Peculiarly, however, very few policyholders have suffered as a result. In fact, most have fared at least as well and probably better than they would have done had they taken out a straightforward repayment mortgage instead.
As Howard Davies, the FSA's chairman, puts it, it has been rather like a thief breaking in and leaving the victim money. Fee-hungry commission men may have benefited from the 1980s boom in endowment policies, but so too have the vast majority of policyholders.
This may be a hard message to swallow for the millions of households now receiving letters from their insurance companies advising them to increase their repayments if they want to ensure the endowment is big enough at maturity to pay off the mortgage.
But that is the way the cookie crumbles when inflation and interest rates are low. The same factors which keep mortgage interest payments down are also bound to depress nominal investment returns.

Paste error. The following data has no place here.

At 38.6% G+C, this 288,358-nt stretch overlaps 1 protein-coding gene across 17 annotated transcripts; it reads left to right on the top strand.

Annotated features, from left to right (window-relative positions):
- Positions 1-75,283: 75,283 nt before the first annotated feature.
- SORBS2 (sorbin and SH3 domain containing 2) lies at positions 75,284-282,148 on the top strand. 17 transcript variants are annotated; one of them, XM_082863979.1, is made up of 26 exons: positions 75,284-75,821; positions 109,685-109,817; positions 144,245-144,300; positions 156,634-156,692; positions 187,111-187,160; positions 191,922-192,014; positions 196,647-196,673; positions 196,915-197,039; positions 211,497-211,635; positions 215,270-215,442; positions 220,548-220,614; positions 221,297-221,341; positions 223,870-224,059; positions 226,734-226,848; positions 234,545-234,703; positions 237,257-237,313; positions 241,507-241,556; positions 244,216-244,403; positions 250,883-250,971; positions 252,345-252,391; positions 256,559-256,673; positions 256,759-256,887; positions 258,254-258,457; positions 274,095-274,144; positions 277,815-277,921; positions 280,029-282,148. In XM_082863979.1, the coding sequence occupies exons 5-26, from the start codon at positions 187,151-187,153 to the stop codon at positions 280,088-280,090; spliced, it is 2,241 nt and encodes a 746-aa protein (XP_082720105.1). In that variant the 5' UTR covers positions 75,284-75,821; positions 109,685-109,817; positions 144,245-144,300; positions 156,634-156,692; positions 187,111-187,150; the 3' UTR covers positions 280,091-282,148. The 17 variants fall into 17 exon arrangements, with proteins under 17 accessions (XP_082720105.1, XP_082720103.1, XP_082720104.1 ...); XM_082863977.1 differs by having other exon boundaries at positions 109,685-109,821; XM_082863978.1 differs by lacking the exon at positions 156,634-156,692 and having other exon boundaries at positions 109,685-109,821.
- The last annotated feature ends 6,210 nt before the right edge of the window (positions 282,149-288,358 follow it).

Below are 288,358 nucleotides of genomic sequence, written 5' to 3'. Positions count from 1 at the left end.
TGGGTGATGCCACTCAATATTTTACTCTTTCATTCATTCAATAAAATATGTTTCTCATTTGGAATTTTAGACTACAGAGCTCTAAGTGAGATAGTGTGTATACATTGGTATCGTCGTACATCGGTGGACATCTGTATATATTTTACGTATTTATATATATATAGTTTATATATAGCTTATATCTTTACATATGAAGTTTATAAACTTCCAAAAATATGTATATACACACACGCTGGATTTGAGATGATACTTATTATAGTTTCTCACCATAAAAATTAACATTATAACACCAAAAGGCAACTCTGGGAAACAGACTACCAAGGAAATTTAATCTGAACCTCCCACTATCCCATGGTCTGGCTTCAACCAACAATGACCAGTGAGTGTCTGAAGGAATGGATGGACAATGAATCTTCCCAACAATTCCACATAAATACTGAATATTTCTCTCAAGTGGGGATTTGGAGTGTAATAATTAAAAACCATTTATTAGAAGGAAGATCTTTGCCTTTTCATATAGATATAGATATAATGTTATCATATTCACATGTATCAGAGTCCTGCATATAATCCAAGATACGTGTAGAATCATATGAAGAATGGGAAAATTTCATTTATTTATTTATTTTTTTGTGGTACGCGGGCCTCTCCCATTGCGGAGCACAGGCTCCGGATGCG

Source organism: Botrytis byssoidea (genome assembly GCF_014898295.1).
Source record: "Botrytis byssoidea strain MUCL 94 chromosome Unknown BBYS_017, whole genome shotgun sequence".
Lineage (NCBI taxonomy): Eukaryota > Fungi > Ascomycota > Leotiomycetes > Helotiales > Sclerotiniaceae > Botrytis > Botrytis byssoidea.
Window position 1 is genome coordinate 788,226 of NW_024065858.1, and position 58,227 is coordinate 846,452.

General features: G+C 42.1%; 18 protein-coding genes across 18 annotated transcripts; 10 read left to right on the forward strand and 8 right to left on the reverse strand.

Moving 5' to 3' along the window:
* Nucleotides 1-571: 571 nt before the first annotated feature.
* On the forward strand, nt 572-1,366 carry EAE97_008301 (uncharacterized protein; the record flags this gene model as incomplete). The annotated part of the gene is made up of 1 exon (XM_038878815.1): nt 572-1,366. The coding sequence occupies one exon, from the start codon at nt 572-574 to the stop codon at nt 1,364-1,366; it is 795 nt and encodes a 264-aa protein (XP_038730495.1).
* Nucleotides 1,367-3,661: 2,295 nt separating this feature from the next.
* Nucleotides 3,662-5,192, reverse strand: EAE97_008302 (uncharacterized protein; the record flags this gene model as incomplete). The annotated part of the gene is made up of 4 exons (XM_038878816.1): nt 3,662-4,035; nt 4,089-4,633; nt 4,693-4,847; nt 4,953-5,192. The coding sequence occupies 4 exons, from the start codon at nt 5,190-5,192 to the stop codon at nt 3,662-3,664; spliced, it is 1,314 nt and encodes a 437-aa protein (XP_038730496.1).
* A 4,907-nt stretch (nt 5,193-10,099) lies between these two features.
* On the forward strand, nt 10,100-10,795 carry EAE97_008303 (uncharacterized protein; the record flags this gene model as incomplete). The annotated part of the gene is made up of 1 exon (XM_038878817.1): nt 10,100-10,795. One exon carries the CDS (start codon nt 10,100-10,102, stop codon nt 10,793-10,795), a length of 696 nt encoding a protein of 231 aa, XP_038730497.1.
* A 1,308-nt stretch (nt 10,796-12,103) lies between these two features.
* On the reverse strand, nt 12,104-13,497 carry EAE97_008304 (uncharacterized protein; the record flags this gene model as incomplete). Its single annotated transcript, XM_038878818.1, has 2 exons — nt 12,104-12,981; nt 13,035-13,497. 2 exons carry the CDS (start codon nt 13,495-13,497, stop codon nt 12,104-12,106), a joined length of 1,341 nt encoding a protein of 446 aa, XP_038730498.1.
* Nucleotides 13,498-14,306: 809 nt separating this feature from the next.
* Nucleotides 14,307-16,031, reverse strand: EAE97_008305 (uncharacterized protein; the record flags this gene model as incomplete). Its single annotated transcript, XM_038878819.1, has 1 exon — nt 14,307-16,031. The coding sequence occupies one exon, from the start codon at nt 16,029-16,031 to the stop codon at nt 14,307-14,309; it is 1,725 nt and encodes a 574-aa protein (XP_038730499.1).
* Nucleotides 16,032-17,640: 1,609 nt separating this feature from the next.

This has been a painful lesson but it is also one that has been learnt. Endowments now make up around a quarter of the mortage market compared with 80 per cent a decade ago.
The FSA has done its sums and is confident enough to calculate that the total sum payable in compensation is unlikely to exceed pounds 5m - the amount it would cost to embark on a full-scale investigation.
Far from launching an investigation into endowment mis-selling, therefore, the FSA's priority is now to re-assure policyholders not to panic and certainly not to cash them in. Since most of the commission charges are paid in the early years, the surrender value will be derisory. Those who lose out in this way will have that nice Stephen Byers at the Department of Trade and Industry to blame , not their local insurance salesman.